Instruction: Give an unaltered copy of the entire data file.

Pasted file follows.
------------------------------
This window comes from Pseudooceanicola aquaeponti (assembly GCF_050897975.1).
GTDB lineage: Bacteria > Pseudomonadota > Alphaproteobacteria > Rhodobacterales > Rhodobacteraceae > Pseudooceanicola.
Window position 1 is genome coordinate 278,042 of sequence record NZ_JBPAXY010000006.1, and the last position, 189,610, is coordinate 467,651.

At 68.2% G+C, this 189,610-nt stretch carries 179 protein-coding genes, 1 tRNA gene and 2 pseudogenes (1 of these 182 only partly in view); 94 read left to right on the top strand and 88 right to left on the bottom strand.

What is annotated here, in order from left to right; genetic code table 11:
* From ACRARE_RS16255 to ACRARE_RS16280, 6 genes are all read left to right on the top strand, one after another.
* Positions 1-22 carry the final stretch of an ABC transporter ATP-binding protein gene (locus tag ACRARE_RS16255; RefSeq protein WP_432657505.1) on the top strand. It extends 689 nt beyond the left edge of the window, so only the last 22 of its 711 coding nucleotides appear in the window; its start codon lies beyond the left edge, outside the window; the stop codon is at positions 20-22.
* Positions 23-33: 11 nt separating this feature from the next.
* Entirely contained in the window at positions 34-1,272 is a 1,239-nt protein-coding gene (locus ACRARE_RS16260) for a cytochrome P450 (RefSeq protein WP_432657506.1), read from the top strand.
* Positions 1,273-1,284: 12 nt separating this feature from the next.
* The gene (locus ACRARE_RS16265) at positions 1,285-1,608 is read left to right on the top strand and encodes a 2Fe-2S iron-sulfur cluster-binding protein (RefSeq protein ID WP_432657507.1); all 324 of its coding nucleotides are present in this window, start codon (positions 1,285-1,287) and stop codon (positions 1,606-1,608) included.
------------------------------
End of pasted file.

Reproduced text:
This window comes from Pseudooceanicola aquaeponti (assembly GCF_050897975.1).
GTDB lineage: Bacteria > Pseudomonadota > Alphaproteobacteria > Rhodobacterales > Rhodobacteraceae > Pseudooceanicola.
Window position 1 is genome coordinate 278,042 of sequence record NZ_JBPAXY010000006.1, and the last position, 189,610, is coordinate 467,651.

At 68.2% G+C, this 189,610-nt stretch carries 179 protein-coding genes, 1 tRNA gene and 2 pseudogenes (1 of these 182 only partly in view); 94 read left to right on the top strand and 88 right to left on the bottom strand.

What is annotated here, in order from left to right; genetic code table 11:
* From ACRARE_RS16255 to ACRARE_RS16280, 6 genes are all read left to right on the top strand, one after another.
* Positions 1-22 carry the final stretch of an ABC transporter ATP-binding protein gene (locus tag ACRARE_RS16255; RefSeq protein WP_432657505.1) on the top strand. It extends 689 nt beyond the left edge of the window, so only the last 22 of its 711 coding nucleotides appear in the window; its start codon lies beyond the left edge, outside the window; the stop codon is at positions 20-22.
* Positions 23-33: 11 nt separating this feature from the next.
* Entirely contained in the window at positions 34-1,272 is a 1,239-nt protein-coding gene (locus ACRARE_RS16260) for a cytochrome P450 (RefSeq protein WP_432657506.1), read from the top strand.
* Positions 1,273-1,284: 12 nt separating this feature from the next.
* The gene (locus ACRARE_RS16265) at positions 1,285-1,608 is read left to right on the top strand and encodes a 2Fe-2S iron-sulfur cluster-binding protein (RefSeq protein ID WP_432657507.1); all 324 of its coding nucleotides are present in this window, start codon (positions 1,285-1,287) and stop codon (positions 1,606-1,608) included.